• Spiritual Benefits of Bhramari Pranayama: This yoga practice also promotes inner peace and helps resolve emotional disturbances. It helps you eliminate negative and irrational thoughts.

What are the Types of Bhramari Pranayama?

There are more than 50 types or variations of Bhramari Pranayama. Here are the 6 types of Bhramari Pranayama for the beginner level.

  1. Alternate nostril breathing or nadi shodhana: This technique involves breathing through one nostril at a time. It helps balance the energy channels in the body, promoting a sense of calmness and mental clarity.
  2. Palvini pranayama: This pranayama focuses on deep abdominal breathing. It aids in improving lung capacity, promoting better oxygenation of the body, and fostering a state of relaxation.
  3. Swooning Breath or Murcha Pranayama: This pranayama is also known as the Swooning Breath. It involves controlled breath retention. It helps calm the mind, reduces stress, and promotes a sense of calmness.
  4. Kundalini Breath of Fire or Agni Prana: This pranayama is a rapid and rhythmic breath that generates heat in the body. It energises and revitalises, promoting a sense of alertness.
  5. Ear power Increase Poses or Karna Shakti Vikasak: This pranayama stimulates the ears through specific poses and breath control. This practice is believed to enhance hearing perception and balance energy in the ear region.
  6. Kundalini Ganesha meditation: This pranayama focuses on the energy associated with the lord Ganesha. It aims to clear mental barriers, promote concentration, and invite positive energy into one’s life.

Also Read: 6 Yoga Poses to Kickstart Your Morning Routine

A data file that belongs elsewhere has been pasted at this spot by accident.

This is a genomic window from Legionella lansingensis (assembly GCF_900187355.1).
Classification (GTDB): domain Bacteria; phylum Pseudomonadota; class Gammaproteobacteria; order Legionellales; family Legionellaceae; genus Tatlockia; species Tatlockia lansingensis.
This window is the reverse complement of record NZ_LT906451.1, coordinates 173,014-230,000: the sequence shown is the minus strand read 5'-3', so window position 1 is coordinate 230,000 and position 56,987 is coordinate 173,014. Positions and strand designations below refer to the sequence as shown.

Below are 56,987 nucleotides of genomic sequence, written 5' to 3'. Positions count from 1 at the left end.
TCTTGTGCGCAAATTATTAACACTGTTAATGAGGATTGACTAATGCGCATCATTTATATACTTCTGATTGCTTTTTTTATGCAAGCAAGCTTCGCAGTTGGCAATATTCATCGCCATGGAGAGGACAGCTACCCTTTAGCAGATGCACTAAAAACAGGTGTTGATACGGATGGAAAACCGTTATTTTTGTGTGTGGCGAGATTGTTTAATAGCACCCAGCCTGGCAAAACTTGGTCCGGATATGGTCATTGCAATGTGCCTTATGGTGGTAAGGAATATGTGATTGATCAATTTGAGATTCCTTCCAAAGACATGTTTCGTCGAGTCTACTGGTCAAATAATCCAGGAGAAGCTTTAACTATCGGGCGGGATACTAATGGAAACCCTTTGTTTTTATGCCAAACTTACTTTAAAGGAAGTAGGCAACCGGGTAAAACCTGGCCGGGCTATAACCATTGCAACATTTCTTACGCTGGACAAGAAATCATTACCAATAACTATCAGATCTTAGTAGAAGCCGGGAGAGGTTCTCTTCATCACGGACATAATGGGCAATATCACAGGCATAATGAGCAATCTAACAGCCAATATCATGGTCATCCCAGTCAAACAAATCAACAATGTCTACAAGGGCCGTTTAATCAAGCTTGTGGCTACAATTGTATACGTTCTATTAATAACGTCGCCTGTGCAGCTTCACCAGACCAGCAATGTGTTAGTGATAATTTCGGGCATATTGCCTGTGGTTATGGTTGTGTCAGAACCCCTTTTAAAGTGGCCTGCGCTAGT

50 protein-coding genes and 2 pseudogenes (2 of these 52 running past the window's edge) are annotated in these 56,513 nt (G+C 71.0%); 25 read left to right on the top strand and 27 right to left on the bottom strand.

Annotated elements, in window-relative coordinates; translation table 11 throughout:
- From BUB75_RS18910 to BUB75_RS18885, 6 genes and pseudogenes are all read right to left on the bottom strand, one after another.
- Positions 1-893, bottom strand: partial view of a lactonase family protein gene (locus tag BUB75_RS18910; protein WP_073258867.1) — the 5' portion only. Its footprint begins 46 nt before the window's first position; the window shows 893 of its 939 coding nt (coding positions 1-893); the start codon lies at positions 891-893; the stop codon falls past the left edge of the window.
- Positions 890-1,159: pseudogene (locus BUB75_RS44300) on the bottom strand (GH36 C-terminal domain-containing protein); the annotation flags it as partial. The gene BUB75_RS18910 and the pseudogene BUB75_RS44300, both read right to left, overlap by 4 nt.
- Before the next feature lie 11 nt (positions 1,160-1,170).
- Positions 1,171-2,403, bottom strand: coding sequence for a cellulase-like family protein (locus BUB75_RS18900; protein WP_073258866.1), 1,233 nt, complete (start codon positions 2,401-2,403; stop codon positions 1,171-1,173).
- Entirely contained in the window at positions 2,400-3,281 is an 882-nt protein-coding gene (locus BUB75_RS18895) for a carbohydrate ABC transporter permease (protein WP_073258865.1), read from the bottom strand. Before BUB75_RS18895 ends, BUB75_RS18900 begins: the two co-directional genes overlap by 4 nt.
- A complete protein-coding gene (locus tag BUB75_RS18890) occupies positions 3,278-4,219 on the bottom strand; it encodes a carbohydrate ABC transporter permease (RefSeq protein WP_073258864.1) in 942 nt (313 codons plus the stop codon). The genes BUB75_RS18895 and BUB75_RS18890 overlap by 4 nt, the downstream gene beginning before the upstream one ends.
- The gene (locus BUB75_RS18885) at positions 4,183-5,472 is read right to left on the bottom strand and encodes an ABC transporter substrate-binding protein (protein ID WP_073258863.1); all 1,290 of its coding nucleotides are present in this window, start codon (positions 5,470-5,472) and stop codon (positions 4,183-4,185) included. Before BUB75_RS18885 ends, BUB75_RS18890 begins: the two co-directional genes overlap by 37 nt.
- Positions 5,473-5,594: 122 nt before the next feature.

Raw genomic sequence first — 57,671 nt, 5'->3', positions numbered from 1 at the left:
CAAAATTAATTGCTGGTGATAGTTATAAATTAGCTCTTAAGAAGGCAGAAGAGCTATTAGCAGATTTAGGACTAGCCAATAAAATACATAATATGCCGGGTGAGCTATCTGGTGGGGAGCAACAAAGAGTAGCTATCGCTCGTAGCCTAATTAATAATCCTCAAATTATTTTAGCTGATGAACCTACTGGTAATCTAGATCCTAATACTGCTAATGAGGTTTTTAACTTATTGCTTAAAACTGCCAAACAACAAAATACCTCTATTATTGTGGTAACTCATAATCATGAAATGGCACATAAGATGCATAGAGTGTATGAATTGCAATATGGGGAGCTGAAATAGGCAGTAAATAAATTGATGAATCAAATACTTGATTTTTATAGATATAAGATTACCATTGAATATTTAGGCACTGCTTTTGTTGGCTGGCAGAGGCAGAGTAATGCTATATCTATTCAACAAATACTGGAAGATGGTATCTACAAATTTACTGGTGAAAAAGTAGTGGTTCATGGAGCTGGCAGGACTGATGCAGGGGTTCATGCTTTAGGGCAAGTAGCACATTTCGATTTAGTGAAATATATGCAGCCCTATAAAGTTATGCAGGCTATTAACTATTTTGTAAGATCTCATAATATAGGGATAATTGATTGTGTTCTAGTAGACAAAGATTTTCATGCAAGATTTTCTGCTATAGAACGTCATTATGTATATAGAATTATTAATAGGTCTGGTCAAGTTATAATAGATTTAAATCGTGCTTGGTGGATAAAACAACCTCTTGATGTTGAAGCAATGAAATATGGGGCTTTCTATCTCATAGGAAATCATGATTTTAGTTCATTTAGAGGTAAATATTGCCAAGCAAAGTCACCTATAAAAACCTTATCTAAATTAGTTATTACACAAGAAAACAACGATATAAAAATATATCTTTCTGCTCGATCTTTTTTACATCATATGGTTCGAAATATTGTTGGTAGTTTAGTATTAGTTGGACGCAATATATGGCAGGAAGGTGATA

Steps to Perform Bhramari Pranayama (Bee Breath)

Incorporating Bhramari Pranayama into your routine can promote relaxation, focus, and mental clarity. Here’s your easy guide to practice Bhramari Pranayama.

  1. Sit comfortably in a meditation pose like siddhasana, sukhasana, or padmasana. Keep your spine straight, pay attention to your natural breath, and relax your body.
  2. Close your eyes, relax your facial muscles, and slightly tilt your neck upward. Focus on breathing through both nostrils.
  3. Use jnana mudra with your hands while taking a few breaths. Release your hands, cover your ears with your thumbs, blocking sound, and place the other fingers on your eyes to block vision. This helps enhance the benefits of the practice.
  4. Inhale deeply through both nostrils, then exhale slowly, humming like a bee with your mouth closed. The sound should be smooth and pleasant, heard as “Mmmmnnnn.”
  5. Observe the contraction of your abdomen and chest during exhalation. Keep the humming sound rhythmic and clear.
  6. After exhaling completely, close your eyes, and remain silent, focusing on the sound echoing within. This silence and concentration on the sound’s vibrations contribute to a clear and calm mind.
  7. Inhale and repeat the exhalation, creating a buzzing noise behind your soft palate. Continue for about eight rounds or more, gradually increasing capacity with each exhalation.